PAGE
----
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* Deliveroo shares plunge in market debut
* Q4 GDP +1.3% vs preliminary estimate +1.0%
* Topps Tiles falls on lower half-year sales
* FTSE 100 down 0.9%, FTSE 250 off 0.3% (Adds comment; updates to close)
March 31 (Reuters) - London’s FTSE 100 fell on Wednesday, dragged down by banks and energy stocks, while food delivery company Deliveroo’s shares slumped more than 26% on its trading debut.
The blue-chip index closed 0.9% lower, with oil heavyweights BP and Royal Dutch Shell falling more than 2.2%.
Banks were the biggest drags to the index while consumer discretionary stocks including Flutter Entertainment, Kingfisher Plc, Compass Group and Burberry Group Plc were among the top decliners.
The domestically focused mid-cap FTSE 250 index ended 0.3% lower.
Britain’s coronavirus-hammered economy grew more quickly than previously thought in the final three months of last year but still shrank by the most in more than three centuries in 2020 as a whole, official data showed on Wednesday.
“Whilst there are still clear structural headwinds for the UK economy, the near-term cyclical outlook is very strong,” said Michael Matthews, fixed-income fund manager at Invesco.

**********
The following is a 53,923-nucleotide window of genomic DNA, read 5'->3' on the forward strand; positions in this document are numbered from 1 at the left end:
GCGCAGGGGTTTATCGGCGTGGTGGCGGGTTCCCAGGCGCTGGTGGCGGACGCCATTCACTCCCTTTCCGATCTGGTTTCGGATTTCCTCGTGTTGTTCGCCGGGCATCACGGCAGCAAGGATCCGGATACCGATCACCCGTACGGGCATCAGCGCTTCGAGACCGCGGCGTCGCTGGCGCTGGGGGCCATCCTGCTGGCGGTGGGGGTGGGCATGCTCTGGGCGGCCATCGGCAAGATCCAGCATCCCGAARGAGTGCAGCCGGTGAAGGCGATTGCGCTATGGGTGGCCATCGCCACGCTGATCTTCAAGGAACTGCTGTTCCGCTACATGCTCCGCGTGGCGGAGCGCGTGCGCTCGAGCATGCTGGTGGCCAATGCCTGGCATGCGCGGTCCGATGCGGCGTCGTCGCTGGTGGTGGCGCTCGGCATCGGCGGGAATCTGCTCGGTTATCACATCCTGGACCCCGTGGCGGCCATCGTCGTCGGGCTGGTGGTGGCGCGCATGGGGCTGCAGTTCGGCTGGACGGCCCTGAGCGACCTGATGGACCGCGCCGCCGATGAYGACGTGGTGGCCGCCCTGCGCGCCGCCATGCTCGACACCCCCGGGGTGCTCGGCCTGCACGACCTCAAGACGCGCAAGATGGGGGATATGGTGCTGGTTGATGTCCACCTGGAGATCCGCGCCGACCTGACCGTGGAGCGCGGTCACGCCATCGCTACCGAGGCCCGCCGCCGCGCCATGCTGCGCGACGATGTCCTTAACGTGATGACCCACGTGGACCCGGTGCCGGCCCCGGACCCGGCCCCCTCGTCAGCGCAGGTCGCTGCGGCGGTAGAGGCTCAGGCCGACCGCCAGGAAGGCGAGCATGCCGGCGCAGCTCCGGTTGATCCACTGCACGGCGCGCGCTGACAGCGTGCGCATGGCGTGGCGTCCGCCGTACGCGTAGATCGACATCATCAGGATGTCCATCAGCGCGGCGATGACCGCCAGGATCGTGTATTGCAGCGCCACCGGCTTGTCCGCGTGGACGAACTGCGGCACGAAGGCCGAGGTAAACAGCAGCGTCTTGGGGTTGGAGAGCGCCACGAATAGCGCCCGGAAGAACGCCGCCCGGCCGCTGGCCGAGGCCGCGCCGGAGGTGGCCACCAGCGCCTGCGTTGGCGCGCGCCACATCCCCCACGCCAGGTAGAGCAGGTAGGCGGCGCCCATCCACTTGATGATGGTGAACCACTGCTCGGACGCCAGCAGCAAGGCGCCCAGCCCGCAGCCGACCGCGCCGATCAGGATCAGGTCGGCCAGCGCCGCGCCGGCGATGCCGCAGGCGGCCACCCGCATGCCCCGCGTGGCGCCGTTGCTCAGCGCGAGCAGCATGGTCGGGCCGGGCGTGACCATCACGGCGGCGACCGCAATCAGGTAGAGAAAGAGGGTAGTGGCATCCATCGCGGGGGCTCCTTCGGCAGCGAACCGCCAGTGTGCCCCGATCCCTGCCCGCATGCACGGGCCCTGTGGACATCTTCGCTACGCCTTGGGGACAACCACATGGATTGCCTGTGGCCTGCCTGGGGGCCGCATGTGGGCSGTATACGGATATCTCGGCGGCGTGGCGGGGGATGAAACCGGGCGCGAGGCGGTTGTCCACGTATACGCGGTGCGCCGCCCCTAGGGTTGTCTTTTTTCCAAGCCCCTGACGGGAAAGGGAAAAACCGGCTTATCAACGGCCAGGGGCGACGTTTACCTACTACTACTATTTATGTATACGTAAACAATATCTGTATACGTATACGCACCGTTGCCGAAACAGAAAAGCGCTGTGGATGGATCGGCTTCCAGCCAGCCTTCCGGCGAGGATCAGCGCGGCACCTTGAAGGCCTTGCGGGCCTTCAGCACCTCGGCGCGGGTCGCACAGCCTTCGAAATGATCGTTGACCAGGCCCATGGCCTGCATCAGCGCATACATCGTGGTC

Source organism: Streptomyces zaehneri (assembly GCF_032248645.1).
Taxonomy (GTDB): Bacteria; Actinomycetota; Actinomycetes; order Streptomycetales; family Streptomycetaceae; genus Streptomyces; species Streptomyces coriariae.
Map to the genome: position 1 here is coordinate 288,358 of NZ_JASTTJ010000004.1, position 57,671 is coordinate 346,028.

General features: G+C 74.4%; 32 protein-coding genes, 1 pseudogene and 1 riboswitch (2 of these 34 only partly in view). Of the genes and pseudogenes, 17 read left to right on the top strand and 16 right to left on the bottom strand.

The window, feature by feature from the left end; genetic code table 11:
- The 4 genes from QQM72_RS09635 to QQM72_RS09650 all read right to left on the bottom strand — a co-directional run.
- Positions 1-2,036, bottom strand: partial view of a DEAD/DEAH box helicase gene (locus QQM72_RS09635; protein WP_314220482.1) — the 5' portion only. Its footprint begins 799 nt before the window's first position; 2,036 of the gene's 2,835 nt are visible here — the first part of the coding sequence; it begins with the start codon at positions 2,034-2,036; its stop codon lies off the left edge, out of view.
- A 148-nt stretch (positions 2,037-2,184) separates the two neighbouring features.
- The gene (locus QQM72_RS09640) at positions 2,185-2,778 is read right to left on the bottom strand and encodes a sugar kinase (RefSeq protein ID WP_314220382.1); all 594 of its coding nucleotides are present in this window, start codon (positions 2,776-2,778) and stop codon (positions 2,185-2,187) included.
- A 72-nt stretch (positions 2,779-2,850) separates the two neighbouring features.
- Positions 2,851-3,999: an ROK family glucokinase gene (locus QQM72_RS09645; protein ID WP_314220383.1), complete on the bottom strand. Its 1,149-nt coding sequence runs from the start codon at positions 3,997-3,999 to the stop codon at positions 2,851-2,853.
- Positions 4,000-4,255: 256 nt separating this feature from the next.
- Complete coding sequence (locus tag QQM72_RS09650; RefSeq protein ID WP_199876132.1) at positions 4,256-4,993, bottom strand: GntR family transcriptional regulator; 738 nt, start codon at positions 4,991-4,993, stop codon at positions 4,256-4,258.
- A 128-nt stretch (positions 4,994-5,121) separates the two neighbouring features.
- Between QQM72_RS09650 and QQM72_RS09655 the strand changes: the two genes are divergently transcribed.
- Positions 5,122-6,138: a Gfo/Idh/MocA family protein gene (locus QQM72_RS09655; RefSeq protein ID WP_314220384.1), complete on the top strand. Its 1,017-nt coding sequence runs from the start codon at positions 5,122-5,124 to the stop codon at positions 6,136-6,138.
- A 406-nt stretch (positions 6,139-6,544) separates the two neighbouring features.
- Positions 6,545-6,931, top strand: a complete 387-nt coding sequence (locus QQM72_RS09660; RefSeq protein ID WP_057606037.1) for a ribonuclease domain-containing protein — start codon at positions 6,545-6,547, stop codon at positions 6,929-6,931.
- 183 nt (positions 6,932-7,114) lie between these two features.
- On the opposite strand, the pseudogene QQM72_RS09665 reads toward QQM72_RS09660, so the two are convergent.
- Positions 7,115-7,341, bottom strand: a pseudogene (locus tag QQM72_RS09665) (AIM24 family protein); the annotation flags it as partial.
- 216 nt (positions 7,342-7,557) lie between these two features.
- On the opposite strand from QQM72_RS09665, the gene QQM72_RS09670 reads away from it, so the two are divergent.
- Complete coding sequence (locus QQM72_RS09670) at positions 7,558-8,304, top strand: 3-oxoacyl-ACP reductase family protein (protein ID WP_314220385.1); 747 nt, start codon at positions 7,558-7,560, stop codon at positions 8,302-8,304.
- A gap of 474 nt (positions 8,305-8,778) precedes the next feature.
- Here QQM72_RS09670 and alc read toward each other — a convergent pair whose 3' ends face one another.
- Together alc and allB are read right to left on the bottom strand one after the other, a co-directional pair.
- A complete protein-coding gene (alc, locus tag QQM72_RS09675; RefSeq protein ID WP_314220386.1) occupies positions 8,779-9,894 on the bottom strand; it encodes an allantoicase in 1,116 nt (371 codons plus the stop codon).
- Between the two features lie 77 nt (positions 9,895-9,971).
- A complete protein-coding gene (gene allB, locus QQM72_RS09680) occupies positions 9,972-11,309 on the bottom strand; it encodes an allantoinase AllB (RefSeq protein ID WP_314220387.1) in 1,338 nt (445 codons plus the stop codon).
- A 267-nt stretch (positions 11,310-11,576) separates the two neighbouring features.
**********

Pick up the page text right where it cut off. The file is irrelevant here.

“COVID restrictions are being eased, fiscal and monetary policy is highly supportive, credit growth is robust and the build-up of excess savings leaves scope for additional spending.”
The FTSE 100 has rebounded more than 34% from a March 23 coronavirus-driven closing low last year, but it has struggled to reach pre-pandemic highs on increasing worries about inflation and the economic impact of lockdowns.
Topps Tiles fell 0.3% after reporting lower half-year sales, but the tile retailer said it expects sales to rise “sharply” and margins to recover to normal levels as the current lockdown in the United Kingdom gradually eases by the middle of April.
Deliveroo Holdings Inc closed down 26.3%, after diving as much as 30% in its trading debut in a blow to Britain’s ambitions to attract fast-growing tech companies to the London market. (Reporting by Shivani Kumaresan in Bengaluru and Devik Jain; editing by Uttaresh.V and Nick Macfie)